Edward Rubin is the Alumni Chair Professor of Environmental Engineering in the Departments of Engineering and Public Policy and Mechanical Engineering at Carnegie Mellon University. Rubin was a founding member of the Engineering and Public Policy Department and founding director of the Center for Energy and Environmental Studies and the Environmental Institute.
Rubin is a Fellow Member of ASME, recipient of the Carnegie Mellon University Distinguished Professor of Engineering Award for outstanding achievements in engineering research, education, and public service, and recipient of the AWMA Lyman A. Ripperton Award for distinguished achievements as an educator. He has served on advisory committees to various state and federal government agencies, including the U.S. Department of Energy, the U.S. Environmental Protection Agency, the State of California Energy Commission, Air Resources Board, and Public Utility Commission. He is a National Associate member of the National Academies and serves regularly on its boards and study committees. Among his international activities, he was a coordinating lead author for the Intergovernmental Panel on Climate Change (IPCC, co-recipient of the 2007 Nobel Peace Prize), an advisor to the Alberta Energy Ministry of Canada, and a board member of the UK CCS Research Centre.
Energy Technology Modeling for Climate Change Solutions
1969 Ph.D., Mechanical Engineering, Stanford University
1965 MS, Mechanical Engineering, Stanford University
1964 Bachelor of Engineering, Mechanical Engineering, City College of New York
Rubin wins ASME’s Dixy Lee Ray Award
The American Society of Mechanical Engineers (ASME) has chosen Ed Rubin to receive the Dixy Lee Ray Award for achievements and contributions in environmental engineering.
Rubin quoted on Pittsburgh emissions
EPP/MechE’s Ed Rubin was quoted in Next Pittsburgh on Pittsburgh emissions.
U.S. News & World Report
Rubin comments on Carbon Engineering's carbon capture project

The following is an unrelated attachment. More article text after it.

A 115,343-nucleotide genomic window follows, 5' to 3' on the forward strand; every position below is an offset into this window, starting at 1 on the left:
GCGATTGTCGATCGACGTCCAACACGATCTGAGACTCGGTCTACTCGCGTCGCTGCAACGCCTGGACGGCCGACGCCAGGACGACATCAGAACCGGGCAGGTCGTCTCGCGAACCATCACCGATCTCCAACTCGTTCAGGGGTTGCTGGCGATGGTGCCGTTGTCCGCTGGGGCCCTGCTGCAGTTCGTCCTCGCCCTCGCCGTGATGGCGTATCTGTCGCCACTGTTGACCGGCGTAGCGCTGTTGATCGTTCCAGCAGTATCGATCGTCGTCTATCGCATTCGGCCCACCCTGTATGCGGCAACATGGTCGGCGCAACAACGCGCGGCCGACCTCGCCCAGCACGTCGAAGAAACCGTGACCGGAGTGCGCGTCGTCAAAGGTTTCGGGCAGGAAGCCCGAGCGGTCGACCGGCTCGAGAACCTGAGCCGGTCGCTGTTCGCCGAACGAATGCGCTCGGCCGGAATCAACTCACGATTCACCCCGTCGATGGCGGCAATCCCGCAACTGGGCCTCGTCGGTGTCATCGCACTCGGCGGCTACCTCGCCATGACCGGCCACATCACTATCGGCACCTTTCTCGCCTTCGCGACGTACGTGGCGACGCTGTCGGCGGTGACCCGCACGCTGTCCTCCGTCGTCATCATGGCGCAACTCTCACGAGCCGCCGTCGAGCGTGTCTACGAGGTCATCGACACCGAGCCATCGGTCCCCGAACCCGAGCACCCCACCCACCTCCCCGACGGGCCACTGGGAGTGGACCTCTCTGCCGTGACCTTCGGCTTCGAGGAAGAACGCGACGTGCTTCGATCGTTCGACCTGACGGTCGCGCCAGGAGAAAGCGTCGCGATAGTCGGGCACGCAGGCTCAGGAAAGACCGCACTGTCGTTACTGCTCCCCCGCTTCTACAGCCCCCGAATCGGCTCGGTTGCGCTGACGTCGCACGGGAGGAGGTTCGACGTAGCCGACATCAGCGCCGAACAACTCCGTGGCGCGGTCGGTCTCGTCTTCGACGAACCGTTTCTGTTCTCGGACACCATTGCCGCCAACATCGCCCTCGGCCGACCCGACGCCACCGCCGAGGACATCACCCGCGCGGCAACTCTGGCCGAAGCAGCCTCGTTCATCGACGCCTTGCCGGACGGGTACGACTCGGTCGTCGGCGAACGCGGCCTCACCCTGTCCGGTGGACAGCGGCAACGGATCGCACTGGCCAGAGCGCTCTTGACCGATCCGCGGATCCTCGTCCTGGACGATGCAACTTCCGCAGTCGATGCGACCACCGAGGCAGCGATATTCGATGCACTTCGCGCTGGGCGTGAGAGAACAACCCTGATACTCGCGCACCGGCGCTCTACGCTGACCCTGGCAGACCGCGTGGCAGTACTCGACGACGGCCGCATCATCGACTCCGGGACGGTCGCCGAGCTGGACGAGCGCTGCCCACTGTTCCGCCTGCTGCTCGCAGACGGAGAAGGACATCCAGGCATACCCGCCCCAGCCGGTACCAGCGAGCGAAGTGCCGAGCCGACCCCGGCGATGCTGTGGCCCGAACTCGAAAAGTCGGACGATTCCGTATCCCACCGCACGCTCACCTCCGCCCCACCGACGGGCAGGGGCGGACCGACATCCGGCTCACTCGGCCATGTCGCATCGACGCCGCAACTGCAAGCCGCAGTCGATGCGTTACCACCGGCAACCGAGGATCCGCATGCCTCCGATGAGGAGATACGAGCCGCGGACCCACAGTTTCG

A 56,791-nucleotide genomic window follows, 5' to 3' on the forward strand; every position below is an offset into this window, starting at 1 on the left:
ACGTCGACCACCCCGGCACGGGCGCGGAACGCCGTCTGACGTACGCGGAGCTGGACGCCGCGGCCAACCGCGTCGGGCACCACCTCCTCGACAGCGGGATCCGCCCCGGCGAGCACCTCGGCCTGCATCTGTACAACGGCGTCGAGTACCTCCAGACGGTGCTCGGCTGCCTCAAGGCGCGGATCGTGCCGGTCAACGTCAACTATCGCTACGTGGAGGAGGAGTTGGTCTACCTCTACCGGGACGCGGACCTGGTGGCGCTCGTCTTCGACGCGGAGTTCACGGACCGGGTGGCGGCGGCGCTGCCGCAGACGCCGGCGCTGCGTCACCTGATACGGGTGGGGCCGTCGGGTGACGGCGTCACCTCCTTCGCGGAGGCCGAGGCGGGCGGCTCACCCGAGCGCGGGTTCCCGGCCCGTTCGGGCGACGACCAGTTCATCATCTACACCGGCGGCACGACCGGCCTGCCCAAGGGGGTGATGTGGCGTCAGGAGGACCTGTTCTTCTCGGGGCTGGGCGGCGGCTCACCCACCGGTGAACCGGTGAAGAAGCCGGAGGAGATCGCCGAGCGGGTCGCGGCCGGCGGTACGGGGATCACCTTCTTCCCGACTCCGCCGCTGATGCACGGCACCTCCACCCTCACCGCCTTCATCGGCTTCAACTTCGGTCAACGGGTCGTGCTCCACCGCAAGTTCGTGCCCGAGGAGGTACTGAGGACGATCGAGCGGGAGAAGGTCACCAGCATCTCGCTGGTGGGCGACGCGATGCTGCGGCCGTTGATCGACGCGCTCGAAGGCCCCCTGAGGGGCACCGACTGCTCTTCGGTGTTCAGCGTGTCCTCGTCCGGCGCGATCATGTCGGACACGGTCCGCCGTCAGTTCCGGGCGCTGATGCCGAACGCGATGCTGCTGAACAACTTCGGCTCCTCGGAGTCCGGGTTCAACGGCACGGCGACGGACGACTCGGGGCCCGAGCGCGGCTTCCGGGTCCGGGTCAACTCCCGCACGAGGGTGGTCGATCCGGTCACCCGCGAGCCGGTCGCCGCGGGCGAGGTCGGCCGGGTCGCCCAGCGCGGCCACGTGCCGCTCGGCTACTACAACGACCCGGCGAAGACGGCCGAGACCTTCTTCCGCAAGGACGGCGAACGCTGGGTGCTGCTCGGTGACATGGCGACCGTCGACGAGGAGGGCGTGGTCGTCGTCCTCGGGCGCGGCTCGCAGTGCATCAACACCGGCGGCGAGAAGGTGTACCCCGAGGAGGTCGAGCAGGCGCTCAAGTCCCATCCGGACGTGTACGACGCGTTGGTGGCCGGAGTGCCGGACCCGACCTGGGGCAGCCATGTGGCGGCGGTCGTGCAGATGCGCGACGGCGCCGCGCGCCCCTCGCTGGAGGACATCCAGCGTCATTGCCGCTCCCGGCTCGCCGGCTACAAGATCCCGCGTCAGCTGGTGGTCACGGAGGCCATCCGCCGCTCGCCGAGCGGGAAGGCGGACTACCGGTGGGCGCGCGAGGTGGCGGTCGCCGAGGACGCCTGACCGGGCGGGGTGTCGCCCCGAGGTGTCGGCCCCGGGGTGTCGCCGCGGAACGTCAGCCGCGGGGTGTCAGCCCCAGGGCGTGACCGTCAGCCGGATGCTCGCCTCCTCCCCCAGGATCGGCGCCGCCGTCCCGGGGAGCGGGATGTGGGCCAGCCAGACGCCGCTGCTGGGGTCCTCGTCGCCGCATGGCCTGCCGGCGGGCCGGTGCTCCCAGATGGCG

EPP/MechE’s Edward Rubin was quoted by U.S. News about Carbon Engineering’s planned project in Texas. Carbon Engineering is a Canadian startup planning to build a new type of facility that could remove carbon dioxide (CO2) from the air.
Science and the Total Environment
Ed Rubin, CMU identified as world leader in carbon capture and storage research
In the field of carbon capture and storage (CCS), MechE/EPP’s Ed Rubin is the most productive researcher in the world by a variety of metrics, finds a new study. Rubin has published the most CCS papers, has the most citations, and is the author of the single most-cited CCS study. Also making the Top-10 list of CCS researchers worldwide is EPP’s Haibo Zhai (8th). The work of Rubin, Zhai, and others has made CMU the most productive academic institution doing CCS research in the world. CMU is second only to the U.S. Department of Energy in total CCS research output.
Rubin on NBC News
EPP/MechE’s Ed Rubin was interviewed by NBC News about fossil fuels, which are constantly in the news, but rarely discussed in their totality. “They are critically important for everything we do and value as individuals and as a society—all of which need a source of energy,” said Rubin.
Rubin speaks at children’s school in Valencia
EPP/MechE’s Ed Rubin recently spoke with children at a school in Valencia about climate change.
Rubin quoted on what “clean coal” could mean
EPP/MechE’s Edward S. Rubin was quoted in a FactCheck.org article about President Trump’s use of the term “clean coal.” Rubin says that coal itself is not clean and therefore President Trump’s claims about “clean coal” do not make a lot of sense.
CMU Engineering and CFA collaboratively approach sustainability
An interdisciplinary team of CMU Engineering and CFA students participated this summer in a workshop which challenged groups to analyze a unique project in the Valencia region and to highlight areas of improvement in both utility and sustainability.
How reducing CO2 benefits water use
During droughts and water shortages, power plants can put a strain on the entire water system.
Rubin cited on drawbacks of carbon capture and utilization
A paper co-authored by EPP/MechE's Edward S. Rubin shines a spotlight on the shortcomings of carbon capture and utilization (CCU) efforts, such as Carbon Recycling International's process, which uses excess carbon to create methanol fuel.
Rubin comments on future prospects of CO2 reuse
EPP/MechE’s Edward Rubin voiced concerns over the viability of carbon capture utilization as a means of greenhouse gas reduction.
Rubin co-authors study on carbon capture and utilization (CCU) approach
Recently, EPP’s Edward S. Rubin co-authored a study on climate change that questions the effectiveness of the carbon capture and utilization (CCU) approach, an approach that was created to curb climate change.